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Why business travel pulls at the heartstrings (or why I cry at airports!)

So I am travelling for a couple of days with work this week. Not too far- just a trip to the South of France for a couple of days.

I must admit I have been quite looking forward to a bit of solo travel- time to browse the airport shops, maybe linger over the makeup  and perfume, free from the rigours of baby-friendly travel. My last big travel experience was a lesson in how these two worlds can collide- facing a transatlantic flight with two under 3's on my own, I found myself in the toilet at Heathrow terminal 5 trying to control the clamour of 2 restless children. When I stepped out, all nappies and crumbs and dishevelment, I came face to face with a work colleague. A rather surprised work colleague I should add.

But today, on my own, I am free to survey, spritz, select and purchase, and buckle up for the ride. 

It was when I arrived at my destination that something rather disconcerting happened. Whilst I was waiting for my colleagues, I noticed an older couple standing next to me and watching impatiently at the arrivals. Suddenly, through the sliding doors, appeared a couple with a small toddler. They looked up expectantly and saw the older couple (we can assume grandparents) waiting for their arrival. It seems they hadn’t seen their grandson for a little while. They knelt down, almost in awe, beckoning their grandchild gently- you could see what they wanted to do was swoop him up in a massive hug. In true toddler style the child was shy and hung on to his father before finally breaking into a smile of greeting. Joy. Hugs all round and off they go, on to their lives.

Meanwhile I’m standing there, with work colleagues, sunglasses on, fighting back the tears.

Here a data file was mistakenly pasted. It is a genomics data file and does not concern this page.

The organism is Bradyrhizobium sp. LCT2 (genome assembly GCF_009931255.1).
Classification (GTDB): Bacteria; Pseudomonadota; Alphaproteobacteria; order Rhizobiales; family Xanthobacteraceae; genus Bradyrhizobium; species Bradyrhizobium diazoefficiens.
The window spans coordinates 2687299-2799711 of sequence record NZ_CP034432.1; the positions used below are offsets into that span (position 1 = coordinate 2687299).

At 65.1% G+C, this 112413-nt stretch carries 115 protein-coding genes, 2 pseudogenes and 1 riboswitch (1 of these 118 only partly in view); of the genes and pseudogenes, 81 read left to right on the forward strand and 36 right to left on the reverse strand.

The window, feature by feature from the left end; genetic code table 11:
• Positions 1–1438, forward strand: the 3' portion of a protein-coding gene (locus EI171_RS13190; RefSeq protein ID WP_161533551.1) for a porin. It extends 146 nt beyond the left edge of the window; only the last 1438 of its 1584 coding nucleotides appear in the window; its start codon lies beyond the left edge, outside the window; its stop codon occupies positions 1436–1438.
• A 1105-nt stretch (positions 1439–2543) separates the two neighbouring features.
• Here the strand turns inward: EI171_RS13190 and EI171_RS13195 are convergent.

The scene strikes me for 2 reasons- its reminiscent of my own parents turning up unexpectedly to meet me back from said transatlantic trip with the girls- unwilling to wait a moment longer and overjoyed to see them. The grandparent/grandchild bond is repeated the world over.

But the reunion is also a scene reminiscent of the (dare I say cheesy?) montage at the end of "Love Actually", and one that is familiar day after day in airports around the world: brothers and sisters, husbands and wives, parents and children, lovers all sharing an outpouring of emotion and connection, in a strangely public and anonymous place.  And it makes me want to cry. Every time.

Of course, I can put some of it down to being a mummy, which means that even the silliest things (recent John Lewis ads!, watching BGT) can draw a tear.

But there is something universally compelling and emotional about witnessing, or indeed being part of, an airport reunion. Flying through the arrivals gate from the anonymity of transit into the arms of loved ones, the mix of excitement, anticipation, nervousness, love that peppers these reunions, are played out large in the echoing airport arrivals lounge- true emotion, stripped back, out there for all to see. That’s real life isn’t it?- perhaps grandiose to say- but it’s universal and binds us together.

So, back in my French arrival lounge,  I dig out my blackberry, draw a breath, and tap away, focussing on the day ahead, and polite conversation. But, really, I’m looking forward to my return, in a few days, to my husband and children, waiting expectantly at the arrivals gate of Terminal 5, for me to round the corner.

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